Regardless of the costs and benefits, we choose to use tech-based communication more readily and, with some, it can be difficult to establish and maintain appropriate boundaries for our own self-preservation and stress levels. Although it is extremely important, how do we do this, especially our friendships and employment may depend on it?

Here are a few suggestions that my colleague and I encourage our clients to do when they are feeling overwhelmed. When practiced regularly, it can be an empowering experience, especially in situations where we may feel that we are losing control over our relationships or our ability to use our voices.

  1. Some conversations are just not meant for tech-based forums. The “3 text quota” is basically recognizing that if the conversation that we are having is likely to require more than 3 texts going back and forth, it may be more beneficial for it to occur face-to-face or in a telephone call (you remember those, right? Those are when we actually SPEAK to people…with our voices!). These conversations may be more serious in nature or may just need immediate resolution rather than having to wait for the other person to find the time to respond.
  2. The “24 hour rule” can be used in both receiving and responding messages. This does not have to be 24 hours – it can be one hour, two hours, whatever you feel would be best. The main point of this rule is reducing the urgency and immediacy of communicating with others when the conversation may be stressful or difficult. Think about the last time you heard your email or text chime. How did it make you feel? Did you feel excitement or joy? Or did you feel dread, annoyance, and frustration? If it was more of the latter, you may need to employ this rule! Basically, it is the practice of reminding ourselves that we don’t HAVE to read the message or respond to it right away, especially if we feel an immediate rise in negative emotions. If we do choose to read and respond immediately, we risk the possibility of increasing our stress levels and responding from a place of high emotion rather than giving ourselves the opportunity to de-escalate and respond with more self-awareness.
  3. Blocking or muting numbers or profiles can be helpful with those that elicit stress and are connected with negative patterns of communication. This does not have to be a permanent boundary. For some reason, we recognize when we are triggered by texts, emails or social media profiles. Yet, we continue to gravitate towards them, checking them over and over again and feeling worse and worse. One of the most difficult things that younger clients have found to do is block people who historically say negative things about or to them, mainly because they “need to know” what is being said, even if they realize that it makes them feel insecure or hurt.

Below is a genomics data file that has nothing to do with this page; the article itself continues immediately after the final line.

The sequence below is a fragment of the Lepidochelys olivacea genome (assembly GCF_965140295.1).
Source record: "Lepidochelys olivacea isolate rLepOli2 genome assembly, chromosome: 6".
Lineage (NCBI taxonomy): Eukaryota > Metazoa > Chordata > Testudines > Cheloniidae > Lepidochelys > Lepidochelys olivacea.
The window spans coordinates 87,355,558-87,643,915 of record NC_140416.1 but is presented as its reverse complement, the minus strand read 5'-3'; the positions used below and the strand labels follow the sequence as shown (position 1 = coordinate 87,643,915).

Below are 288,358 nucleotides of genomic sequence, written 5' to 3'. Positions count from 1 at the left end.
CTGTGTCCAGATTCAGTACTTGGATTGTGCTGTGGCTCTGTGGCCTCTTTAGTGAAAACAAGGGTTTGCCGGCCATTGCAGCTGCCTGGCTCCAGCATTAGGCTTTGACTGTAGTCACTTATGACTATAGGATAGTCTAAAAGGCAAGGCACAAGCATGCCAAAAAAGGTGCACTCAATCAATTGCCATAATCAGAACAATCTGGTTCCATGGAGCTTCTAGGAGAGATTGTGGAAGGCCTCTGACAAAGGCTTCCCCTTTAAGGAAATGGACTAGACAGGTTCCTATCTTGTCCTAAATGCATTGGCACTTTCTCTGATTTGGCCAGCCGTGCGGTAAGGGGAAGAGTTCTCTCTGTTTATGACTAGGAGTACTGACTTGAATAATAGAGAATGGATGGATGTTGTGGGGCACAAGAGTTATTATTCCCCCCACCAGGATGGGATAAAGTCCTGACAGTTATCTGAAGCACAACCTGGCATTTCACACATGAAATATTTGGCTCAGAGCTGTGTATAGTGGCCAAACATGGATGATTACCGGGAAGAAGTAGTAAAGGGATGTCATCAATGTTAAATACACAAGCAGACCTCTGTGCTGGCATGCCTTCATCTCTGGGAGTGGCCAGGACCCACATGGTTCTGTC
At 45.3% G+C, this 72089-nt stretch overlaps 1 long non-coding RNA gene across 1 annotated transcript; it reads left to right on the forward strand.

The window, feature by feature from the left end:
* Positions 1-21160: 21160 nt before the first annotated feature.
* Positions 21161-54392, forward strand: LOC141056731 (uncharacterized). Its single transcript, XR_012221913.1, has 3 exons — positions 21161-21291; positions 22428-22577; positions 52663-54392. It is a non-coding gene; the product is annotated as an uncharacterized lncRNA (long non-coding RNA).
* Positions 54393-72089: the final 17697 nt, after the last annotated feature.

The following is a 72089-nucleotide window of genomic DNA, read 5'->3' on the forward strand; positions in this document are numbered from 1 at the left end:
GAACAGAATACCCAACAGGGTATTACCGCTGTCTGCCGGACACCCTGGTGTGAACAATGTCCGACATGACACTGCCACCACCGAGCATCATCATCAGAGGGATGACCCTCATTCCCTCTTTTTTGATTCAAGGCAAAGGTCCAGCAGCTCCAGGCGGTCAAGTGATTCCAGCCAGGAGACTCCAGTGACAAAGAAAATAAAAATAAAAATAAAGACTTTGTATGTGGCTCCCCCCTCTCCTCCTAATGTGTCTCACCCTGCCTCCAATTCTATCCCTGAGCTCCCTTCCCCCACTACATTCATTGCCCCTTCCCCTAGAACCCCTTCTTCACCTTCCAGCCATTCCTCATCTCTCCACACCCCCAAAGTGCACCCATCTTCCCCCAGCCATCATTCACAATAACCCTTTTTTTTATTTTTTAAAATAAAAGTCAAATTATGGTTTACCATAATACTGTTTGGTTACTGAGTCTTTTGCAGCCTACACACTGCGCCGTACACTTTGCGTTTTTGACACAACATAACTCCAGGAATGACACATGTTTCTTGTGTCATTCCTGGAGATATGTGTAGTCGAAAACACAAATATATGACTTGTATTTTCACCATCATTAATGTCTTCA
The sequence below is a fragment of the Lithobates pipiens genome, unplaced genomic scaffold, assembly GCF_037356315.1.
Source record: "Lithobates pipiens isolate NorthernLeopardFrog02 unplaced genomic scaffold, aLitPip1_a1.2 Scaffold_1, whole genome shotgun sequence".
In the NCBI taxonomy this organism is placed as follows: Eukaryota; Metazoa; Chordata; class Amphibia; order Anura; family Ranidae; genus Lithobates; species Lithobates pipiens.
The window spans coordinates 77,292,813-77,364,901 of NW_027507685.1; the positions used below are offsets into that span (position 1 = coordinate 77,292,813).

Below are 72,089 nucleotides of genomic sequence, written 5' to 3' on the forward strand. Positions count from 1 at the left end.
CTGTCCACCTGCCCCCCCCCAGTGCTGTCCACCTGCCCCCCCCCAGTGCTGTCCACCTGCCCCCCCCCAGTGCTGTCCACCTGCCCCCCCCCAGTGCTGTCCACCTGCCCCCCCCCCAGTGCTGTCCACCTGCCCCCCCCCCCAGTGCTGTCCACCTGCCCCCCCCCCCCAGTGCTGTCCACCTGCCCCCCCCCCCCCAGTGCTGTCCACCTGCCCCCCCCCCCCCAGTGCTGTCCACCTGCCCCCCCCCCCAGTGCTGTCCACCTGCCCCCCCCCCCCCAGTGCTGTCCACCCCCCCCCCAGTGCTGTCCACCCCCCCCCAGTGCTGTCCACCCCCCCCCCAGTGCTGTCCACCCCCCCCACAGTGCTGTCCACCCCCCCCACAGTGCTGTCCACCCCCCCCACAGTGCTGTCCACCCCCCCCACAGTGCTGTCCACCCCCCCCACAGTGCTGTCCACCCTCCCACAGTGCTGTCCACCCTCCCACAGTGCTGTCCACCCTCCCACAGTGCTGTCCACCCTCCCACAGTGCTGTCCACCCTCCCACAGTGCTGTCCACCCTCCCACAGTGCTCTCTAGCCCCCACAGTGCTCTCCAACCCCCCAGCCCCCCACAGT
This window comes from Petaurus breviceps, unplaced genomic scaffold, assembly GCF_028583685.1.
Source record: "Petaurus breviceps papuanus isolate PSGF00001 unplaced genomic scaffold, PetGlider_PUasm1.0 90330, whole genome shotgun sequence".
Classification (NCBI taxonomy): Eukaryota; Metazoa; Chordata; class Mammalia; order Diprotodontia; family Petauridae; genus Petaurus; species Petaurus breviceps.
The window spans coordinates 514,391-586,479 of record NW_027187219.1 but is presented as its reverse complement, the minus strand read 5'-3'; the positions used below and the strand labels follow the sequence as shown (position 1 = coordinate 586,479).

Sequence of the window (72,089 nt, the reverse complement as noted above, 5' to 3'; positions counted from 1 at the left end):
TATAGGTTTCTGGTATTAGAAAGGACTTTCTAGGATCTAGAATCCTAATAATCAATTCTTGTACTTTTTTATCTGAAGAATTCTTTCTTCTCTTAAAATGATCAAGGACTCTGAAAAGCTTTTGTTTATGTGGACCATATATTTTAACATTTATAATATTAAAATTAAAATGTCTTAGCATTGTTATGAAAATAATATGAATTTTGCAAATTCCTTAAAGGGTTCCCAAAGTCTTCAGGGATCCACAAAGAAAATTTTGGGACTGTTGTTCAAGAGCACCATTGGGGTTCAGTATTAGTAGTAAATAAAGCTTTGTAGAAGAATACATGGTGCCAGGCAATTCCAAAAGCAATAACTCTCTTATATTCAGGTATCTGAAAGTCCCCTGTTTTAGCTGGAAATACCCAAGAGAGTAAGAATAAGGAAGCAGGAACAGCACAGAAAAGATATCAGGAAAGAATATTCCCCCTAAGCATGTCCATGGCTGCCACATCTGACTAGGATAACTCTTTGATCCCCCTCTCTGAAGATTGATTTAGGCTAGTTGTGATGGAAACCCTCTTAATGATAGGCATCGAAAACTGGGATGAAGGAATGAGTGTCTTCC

Slide from “Communication in the 20s…and Beyond” – International Women’s Day Retreat, Halton Hills Women in Business

These strategies may seem impossible, or at least really, really hard to exercise. But consider this: setting these boundaries can inform others that our time is valuable as well. I will get back to you when I am ready and not any time sooner. It allows us to regain some control over our relationships and express ourselves in a way that it honest, respectful and empathetic. It protects us from feeling hurt or angry. It allows us to find resolutions that are constructive and communicate assertively rather than aggressively or passively. Boundaries are important in all aspects of our social existence. And we need to adapt and extend these boundaries to our technologically-based interactions.

Suggested Readings:

10-tips-for-setting-boundaries-online (Psych Central)

For more information about my counselling services in Georgetown/Brampton and Orangeville, Ontario, please visit my Services page or Contact page.